Tua Tagovailoa Injury: Why returning for his senior season makes zero sense
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What's next for Alabama Crimson Tide quarterback Tua Tagovailoa?

Will Tua Tagovailoa declare for the NFL draft following this season or will he return for his senior season at Alabama? That is the question the world of college football is craving to know. Today, we are going to provide some analysis of those two options and give you our final take on the situation.

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The Injury

Let’s start with Tua Tagovailoa’s hip injury he suffered against Mississippi State back on November 16. The injury occurred when Tagovailoa was flushed out of the pocket and two Mississippi State defenders tackled Tagovailoa and on the play, Tagovailoa dislocated his hip, broke the back wall of the hip socket, and also broke his nose.

Once the nation heard broken hip socket the worst was feared and people were quick to jump to the conclusion that Tagovailoa would suffer Avascular Necrosis. Basically the bone tissue around the area would die because of lack of blood flow, and it would end Tagovailoa’s playing career, similar to what happened to NFL great Bo Jackson.

What was different about this injury was the fact that the doctors were able to quickly reset the hip into place and that Tagovailoa was flown to Houston, Texas to have surgery two days following the injury and it was Dr. Chip Routt of The University of Texas Health Science Center who actually performed the surgery along with Dr. Lyle Cain who played a major role in the immediate assessment of the injury that both said Tagovailoa is expected to make a full recovery.

Road to recovery

Tagovailoa, of course, has the option to return for his senior season at Alabama as he is a true junior. A lot of his upcoming decision likely depends on his rehab and pending medical evaluations. From what we gather, the first six weeks of the rehab process should be limited activity and rest. With a hip fracture, it’s like any other bone that breaks, time and rest is the best course of action.

So after tests and evaluations are done following those six weeks to make sure the hip is making a full recovery, he can then start football activities, so you’re looking at Tagovailoa throwing again at some point in the month of March.

These are key dates to keep in mind going forward

The deadline for current juniors and current red-shirt sophomores to declare for the NFL draft is four days following their final game of the season. As of right now, Alabama does not know if they are going to the playoffs or to a Bowl game. But we can narrow down those dates: The national championship is January 13, the playoff games are scheduled for the 28th of December, the Sugar Bowl is January 1, and the Orange Bowl is on December 30.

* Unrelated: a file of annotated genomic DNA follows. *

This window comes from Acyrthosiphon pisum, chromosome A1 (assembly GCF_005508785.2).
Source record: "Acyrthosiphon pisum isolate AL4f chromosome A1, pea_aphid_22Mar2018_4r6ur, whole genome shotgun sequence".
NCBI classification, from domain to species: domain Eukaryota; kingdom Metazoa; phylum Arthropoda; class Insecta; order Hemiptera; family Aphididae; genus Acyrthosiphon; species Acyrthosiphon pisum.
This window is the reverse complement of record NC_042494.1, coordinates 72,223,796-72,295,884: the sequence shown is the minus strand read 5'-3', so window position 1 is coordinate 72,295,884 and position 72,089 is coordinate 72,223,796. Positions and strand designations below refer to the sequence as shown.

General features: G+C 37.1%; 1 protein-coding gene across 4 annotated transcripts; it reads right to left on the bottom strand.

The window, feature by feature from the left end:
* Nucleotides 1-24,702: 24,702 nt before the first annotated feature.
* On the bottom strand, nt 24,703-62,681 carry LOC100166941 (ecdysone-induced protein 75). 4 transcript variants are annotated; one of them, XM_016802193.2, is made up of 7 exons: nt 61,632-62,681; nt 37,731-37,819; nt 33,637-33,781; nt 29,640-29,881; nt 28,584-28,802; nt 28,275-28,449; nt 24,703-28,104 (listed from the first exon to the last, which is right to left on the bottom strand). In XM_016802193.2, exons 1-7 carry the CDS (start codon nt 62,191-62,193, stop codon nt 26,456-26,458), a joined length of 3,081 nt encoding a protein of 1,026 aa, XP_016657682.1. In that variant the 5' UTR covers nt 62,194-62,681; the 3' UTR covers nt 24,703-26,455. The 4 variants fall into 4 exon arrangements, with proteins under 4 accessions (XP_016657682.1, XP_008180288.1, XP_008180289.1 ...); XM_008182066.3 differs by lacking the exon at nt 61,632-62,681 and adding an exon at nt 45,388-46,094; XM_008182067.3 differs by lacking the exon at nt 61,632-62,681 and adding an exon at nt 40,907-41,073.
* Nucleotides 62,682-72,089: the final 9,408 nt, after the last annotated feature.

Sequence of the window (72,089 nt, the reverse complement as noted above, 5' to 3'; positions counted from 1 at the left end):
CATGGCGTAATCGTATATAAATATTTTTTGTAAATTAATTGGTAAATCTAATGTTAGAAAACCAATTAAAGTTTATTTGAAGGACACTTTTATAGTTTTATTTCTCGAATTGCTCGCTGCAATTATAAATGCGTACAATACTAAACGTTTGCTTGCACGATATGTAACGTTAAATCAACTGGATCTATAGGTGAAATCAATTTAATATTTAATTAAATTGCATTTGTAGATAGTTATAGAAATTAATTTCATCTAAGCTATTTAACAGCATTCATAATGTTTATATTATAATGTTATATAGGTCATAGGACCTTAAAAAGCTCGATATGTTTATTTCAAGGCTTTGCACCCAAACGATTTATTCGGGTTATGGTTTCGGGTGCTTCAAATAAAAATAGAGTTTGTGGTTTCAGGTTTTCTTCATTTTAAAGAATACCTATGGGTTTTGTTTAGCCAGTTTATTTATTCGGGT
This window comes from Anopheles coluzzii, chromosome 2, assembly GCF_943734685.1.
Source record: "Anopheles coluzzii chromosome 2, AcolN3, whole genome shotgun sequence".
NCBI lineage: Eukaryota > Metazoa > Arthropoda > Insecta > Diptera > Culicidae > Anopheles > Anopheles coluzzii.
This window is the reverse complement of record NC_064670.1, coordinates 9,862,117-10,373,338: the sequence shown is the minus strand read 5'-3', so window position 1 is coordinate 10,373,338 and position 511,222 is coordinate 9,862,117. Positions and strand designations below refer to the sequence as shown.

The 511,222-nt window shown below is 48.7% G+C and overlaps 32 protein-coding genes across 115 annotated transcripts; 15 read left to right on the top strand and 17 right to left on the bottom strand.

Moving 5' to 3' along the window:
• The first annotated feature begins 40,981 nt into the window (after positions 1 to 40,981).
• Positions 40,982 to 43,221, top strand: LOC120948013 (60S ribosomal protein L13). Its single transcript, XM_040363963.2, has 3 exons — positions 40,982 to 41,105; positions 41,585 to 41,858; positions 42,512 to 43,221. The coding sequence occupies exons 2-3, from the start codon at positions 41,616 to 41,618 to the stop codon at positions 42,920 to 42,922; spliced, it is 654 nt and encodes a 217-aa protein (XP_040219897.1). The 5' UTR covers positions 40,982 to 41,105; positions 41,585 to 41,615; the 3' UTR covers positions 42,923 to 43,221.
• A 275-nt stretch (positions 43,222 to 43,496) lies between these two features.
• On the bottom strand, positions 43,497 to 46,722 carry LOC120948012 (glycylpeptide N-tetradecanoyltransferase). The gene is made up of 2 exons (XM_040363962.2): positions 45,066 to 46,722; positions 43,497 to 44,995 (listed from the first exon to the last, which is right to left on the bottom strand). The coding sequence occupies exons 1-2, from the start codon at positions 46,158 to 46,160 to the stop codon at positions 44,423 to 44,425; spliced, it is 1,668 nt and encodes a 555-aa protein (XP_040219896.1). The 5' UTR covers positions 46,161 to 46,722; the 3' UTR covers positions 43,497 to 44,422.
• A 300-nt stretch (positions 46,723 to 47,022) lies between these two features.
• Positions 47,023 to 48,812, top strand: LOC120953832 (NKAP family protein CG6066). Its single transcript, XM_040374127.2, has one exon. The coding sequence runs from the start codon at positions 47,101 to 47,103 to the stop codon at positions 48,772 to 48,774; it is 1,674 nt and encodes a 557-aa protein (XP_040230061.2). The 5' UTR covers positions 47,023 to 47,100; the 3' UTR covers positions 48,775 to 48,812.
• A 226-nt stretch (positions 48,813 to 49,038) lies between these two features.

That should give Tagovailoa and his counsel enough time to gauge: One the recovery process and two: have a better understanding of his NFL draft placement. The NFL scouting combine is from February 23 until March 2nd and while it’s highly unlikely that Tagovailoa participates in the scouting combine, he could have private workouts for NFL teams or attend Alabama’s pro-day which is usually a week after the scouting combine in mid-March of 2020. So as you can see there is plenty of time for Tagovailoa to be seen by NFL GM’s, coaches, and scouts before the NFL Draft which is on April 23.

Tua is still projected as a 1st round draft pick

While teams are no longer tanking for Tagovailoa, there is still a ton of optimism that he is taken in the first round. Tagovailoa is no longer a top-five pick, but NFL draft experts still have him going as early as No. 10 and as late as No. 25 playing under a veteran quarterback while he can get fully healthy and improve his skill set. As long as there are no setbacks with his recovery and Tagovailoa can still demonstrate his rocket of an arm with some decent mobility in the spring, it’s hard to imagine Tagovailoa leaving money on the table.

Why returning to Alabama makes zero cents

One scenario is that Tagovailoa returns for his senior season at Alabama. This does not make sense as we explained, he’d be giving up millions of dollars from the 2020 draft and who’s to say that another injury does not happen?

Since being at Alabama Tagovailoa: broke his index finger which required surgery, suffered separate knee and quad injuries, underwent tightrope surgery to repair each ankle, and most recently he dislocated his hip, broke the back wall of the hip socket, and broke his nose. There is zero reason to risk losing millions of dollars playing at the college level where players get paid zero.

Tagovailoa has proven time and time again, that he has the ability to play on Sunday’s throwing for 7,442-yards and 87 touchdowns at Alabama, but maybe the bigger question going forward is: Can and will he stay healthy in the NFL?

***

Kyle Henderson is the managing editor of BamaInsider.com | Email him at kyle@BamaInsider.com

Tua Tagovailoa has thrown for over 7,400-yards with 87-touchdowns starting in 24 games for the Crimson Tide | Getty Images
Tua Tagovailoa has thrown for over 7,400-yards with 87-touchdowns starting in 24 games for the Crimson Tide | Getty Images

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